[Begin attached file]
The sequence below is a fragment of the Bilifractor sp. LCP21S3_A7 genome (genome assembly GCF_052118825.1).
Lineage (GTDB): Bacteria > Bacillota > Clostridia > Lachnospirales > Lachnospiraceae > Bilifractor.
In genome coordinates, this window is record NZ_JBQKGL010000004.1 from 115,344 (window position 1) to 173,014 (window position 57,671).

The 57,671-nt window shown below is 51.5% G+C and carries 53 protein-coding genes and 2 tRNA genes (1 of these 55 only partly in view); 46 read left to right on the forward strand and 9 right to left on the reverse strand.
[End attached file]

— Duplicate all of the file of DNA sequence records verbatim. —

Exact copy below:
The sequence below is a fragment of the Bilifractor sp. LCP21S3_A7 genome (genome assembly GCF_052118825.1).
Lineage (GTDB): Bacteria > Bacillota > Clostridia > Lachnospirales > Lachnospiraceae > Bilifractor.
In genome coordinates, this window is record NZ_JBQKGL010000004.1 from 115,344 (window position 1) to 173,014 (window position 57,671).

The 57,671-nt window shown below is 51.5% G+C and carries 53 protein-coding genes and 2 tRNA genes (1 of these 55 only partly in view); 46 read left to right on the forward strand and 9 right to left on the reverse strand.